For six years I have been speaking about the Middle East in schools, libraries, and community centers in the U.S. I discuss my novels set in Iran, and my experience at Iran’s first International Children’s Book Festival. I also show photos of the Iranian school children, teens, and college students I’ve met—young women who asked me about their career paths. “Should I be an electrical or mechanical engineer?” Yet, every time I give talks, people ask, “Are girls really allowed to attend school in Iran?” Some have even said, “Who teaches them?”

Perhaps the right question is, who is teaching Americans to think this?

Is it the media that focuses on conflict in general and within the Middle East in particular? A media that portrays the Prophet Muhammad lewdly and grossly misrepresents Islam as we’ve recently witnessed in the French magazine and the anti-Islam YouTube video. A media that served us Newsweek’s cover image “Muslim Rage,” and the new Hollywood film Argo, which has brought tumultuous images from thirty years ago of the Iran hostage crisis to the forefront of our minds. All of this is enough to convince most of us to distrust new information we see with our own eyes—images of young women in Iran going to school, art centers, museums, book festivals—because we’ve been “mediawashed” into imagining that part of the world as backward, anti-women, anti-American and undereducated.

When I think of the Middle East, I see a Turkish girl in flowered pantaloons racing her father to the top of an apricot tree. I hear the lively conversation among computer science students—men and women—huddled with backpacks alongside the metro tracks at Istanbul Technical University. I smell the hand-dipped candles inside the chapel dedicated to St. Paul in Damascus, and witness Muslim pilgrims reaching out to caress the marble shrine of St. John the Baptist. I marvel at the Syrian metal artisans tapping poetry into red brass with coils of silver. Not least, I feel the slant of light on the plush red carpet inside Mahmet Pasa Cami, the cozy mosque amidst the clamor of Istanbul’s Sultanahmet district, inviting residents and guests of all religions, and no religion, inside for a moment of peace. Yet when I try to convey this rich beauty to others, they respond as one librarian did, by saying, “But strife is all that there is over there.”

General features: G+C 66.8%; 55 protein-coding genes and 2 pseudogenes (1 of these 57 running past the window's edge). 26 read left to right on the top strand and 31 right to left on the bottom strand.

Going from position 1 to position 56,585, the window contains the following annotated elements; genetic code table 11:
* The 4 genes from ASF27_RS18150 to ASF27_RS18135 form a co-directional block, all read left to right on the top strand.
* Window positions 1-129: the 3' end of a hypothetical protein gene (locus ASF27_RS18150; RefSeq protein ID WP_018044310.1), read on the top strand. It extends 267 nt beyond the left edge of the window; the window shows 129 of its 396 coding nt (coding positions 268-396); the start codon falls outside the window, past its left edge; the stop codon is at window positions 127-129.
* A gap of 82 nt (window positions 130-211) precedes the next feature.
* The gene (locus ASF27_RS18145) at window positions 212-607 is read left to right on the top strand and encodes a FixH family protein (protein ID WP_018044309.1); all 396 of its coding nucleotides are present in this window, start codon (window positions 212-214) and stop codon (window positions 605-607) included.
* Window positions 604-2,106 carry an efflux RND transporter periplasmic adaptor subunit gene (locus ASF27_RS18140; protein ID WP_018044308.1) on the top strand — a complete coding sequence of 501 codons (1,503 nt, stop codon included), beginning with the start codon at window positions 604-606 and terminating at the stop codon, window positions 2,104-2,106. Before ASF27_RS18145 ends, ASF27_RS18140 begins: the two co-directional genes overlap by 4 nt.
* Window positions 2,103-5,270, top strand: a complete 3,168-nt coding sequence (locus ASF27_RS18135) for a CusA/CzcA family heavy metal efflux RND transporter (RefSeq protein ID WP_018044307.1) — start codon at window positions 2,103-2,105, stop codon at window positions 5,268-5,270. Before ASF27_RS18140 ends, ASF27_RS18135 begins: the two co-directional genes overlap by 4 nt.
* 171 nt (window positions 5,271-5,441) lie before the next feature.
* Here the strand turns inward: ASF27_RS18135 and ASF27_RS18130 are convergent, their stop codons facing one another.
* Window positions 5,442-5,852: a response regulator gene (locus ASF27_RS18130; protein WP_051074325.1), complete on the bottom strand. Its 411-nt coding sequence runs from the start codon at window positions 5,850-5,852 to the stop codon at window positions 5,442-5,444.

I am met with similar views and wariness as I navigate the literary world, too. While I have published a novel set in Iran with a mainstream publisher, a book that received national recognition, I am faced with challenges as I continue to write and speak about the Middle East.

I submitted a picture book to an editor for consideration that was set in Granada, Spain’s, Alhambra Palace during the time of the Moors. In this tale Christian, Jewish, and Muslim communities celebrate their common taste for a scrumptious Mediterranean meatball dish. The editor’s response to my manuscript was, “Since 9-11, no one in New York will publish this.”

Months later, I was uninvited to a school where I had planned to discuss my novels set in Iran because of concerns that a presentation about the Middle East would be too controversial.

And most recently, when submitting a time travel novel to a literary agent that features an American high school student living in London, and a Medieval Syrian astrolabe maker (the story takes place in London and Damascus) the agent remarked, “Is there some way to set the story in the U.S.?”

Themes I have found prevalent in trade market literature on the Middle East written for youth and adults are mostly related to wars, refugees, revolutions, martyrs, or terrorists. Often fiction portrays male characters who are patriarchal or neglectful fathers, husbands who possess more than one wife, and brides who work their fingers to the bone for unappreciative mothers-in-law. Perhaps these books represent aspects of the story that is the Middle East. But this story is incomplete.

At a time when so much misrepresentation of Islam and the Middle East pervades the media, one would hope our publishers, literary agents, and educators would embrace books on the region that would educate Americans about the varied, accomplished, and artistic cultures in that part of the world. The Middle East is filled with people whose family lives and aspirations are much like our own. One would hope for access to fiction and nonfiction (preferably translated works from the region) that like the Oscar-winning movie “A Separation,” would enlarge our context beyond insular views or unexamined assumptions.

The photograph that accompanies this blog post is a collage of some of the men I met in Iran in 2005 and 2009. It depicts a provincial minister of culture, a poet who is also a children’s television programmer, two book translators, an interpreter, a publisher, and a father and child I chatted with on a plane to Esfahan. Unlike the angry men depicted in the Newsweek cover, the smiling faces of the men I met in Iran are representative of those I’ve encountered during the twenty-seven years I have traveled and studied in Turkey, Iran, Syria, Qatar and Uzbekistan. If only others could experience this warmth, be it in person, or through stories that take us to places we’ve never been and introduce us to people we come to know and love. Perhaps such a warmth could refine the stoniness of our perceptions and transform it into something more beautiful and translucent: a ruby able to reflect the abundance of light surrounding all of humanity.


Meghan Nuttall Sayres is author of a new young adult novel set in 20th century Persia, Night Letter, published this month by Nortia Press along with a re-issue of Anahita’s Woven Riddle (Abrams, 2006) an ALA Top Ten Best Books YA and a Book Sense/Indie Pick. Her anthology Love and Pomegranates: Artists and Wayfarers on Iran will be released in spring 2013. She’d like to thank Rumi and Kabir Helminski for sharing similar thoughts about rubies.